Scientists brought dead eyes back to life in a radical new experiment

Scientists brought dead eyes back to life in a radical new experiment

Being able to reverse death may seem like something from a science fiction or fantasy novel. But, scientists managed to do just that with a pair of dead eyes. The eyes, which were received from organ donors, were “brought back to life” in a breakthrough procedure.

Scientists managed to reverse death using a pair of eyes

Of course, the breakthrough isn’t nearly as miraculous as bringing someone back to life would be. But it is an intriguing step for science. The scientists were able to prove that photosensitive neuron cells in the retina can respond to light up to five hours after death.

Additionally, they were able to prove that the eyes can communicate with each other even after death, too. The scientists recorded the eyes sending signals that resembled the signals that living subjects’ eyes send. This development, along with others, has raised the question of whether we could actually reverse death.

They published their findings in the journal Nature. In it, the researchers detail their experiments. Essentially, they’ve found that cells respond to different types of light. Previous experiments have seen researchers at Yale University able to restart the brain of 32 decapitated pigs. However, this new study went one step further.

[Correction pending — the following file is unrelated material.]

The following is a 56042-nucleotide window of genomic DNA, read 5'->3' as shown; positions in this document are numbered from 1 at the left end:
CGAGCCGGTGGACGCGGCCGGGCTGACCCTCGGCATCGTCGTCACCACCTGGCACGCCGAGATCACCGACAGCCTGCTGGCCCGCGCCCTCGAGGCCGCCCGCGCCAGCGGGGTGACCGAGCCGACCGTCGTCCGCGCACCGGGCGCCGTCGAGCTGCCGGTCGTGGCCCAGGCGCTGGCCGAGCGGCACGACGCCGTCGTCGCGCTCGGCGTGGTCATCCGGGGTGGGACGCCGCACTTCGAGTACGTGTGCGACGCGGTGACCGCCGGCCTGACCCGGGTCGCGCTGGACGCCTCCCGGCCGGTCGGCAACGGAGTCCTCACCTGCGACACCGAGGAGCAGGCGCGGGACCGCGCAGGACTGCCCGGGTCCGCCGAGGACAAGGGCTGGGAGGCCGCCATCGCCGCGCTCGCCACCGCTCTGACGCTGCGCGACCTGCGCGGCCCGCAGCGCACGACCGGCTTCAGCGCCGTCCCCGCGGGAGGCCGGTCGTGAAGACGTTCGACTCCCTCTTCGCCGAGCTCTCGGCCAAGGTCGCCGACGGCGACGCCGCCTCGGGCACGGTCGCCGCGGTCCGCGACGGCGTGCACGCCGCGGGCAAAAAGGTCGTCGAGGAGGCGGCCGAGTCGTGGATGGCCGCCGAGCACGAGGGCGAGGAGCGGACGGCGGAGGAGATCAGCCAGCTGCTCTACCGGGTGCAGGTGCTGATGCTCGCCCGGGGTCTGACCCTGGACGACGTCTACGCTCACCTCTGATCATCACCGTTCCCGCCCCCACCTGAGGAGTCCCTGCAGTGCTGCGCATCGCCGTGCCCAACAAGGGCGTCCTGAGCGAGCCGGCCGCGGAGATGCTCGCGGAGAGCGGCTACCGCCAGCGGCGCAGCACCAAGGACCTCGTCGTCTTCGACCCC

Restoring b-waves

The idea of being able to reverse death isn’t new. It’s been stylized in fiction for years, and scientists have been looking for ways to reverse aging for decades. With this new research, though, scientists were able to restore b-waves for the first time.

B-waves are slow, rhythmic oscillations that scientists have recorded in living brains, and even in the brain of a dying person. The retina is a part of our central nervous system. As such, getting the cells within the retina to talk to each other like they do in a living eye was a huge breakthrough. And they are hopeful that it could help improve the speed of eye experiments.

Currently, many eye experiments are carried out on primates. However, if they can manage to scale up this process of reversing death in the eyes, they could carry those experiments out on “living” donor eyes instead.

The researchers believe this could speed up new therapies for improving diseases and loss of sight. It could also improve our understanding of neurodegenerative diseases in the eye, too.

Ultimately, being able to reverse death is probably still a long way off. But, with these new experiments, we’re slowly finding ways to turn back the dial a little bit. And that can mean all the difference for studies against diseases.

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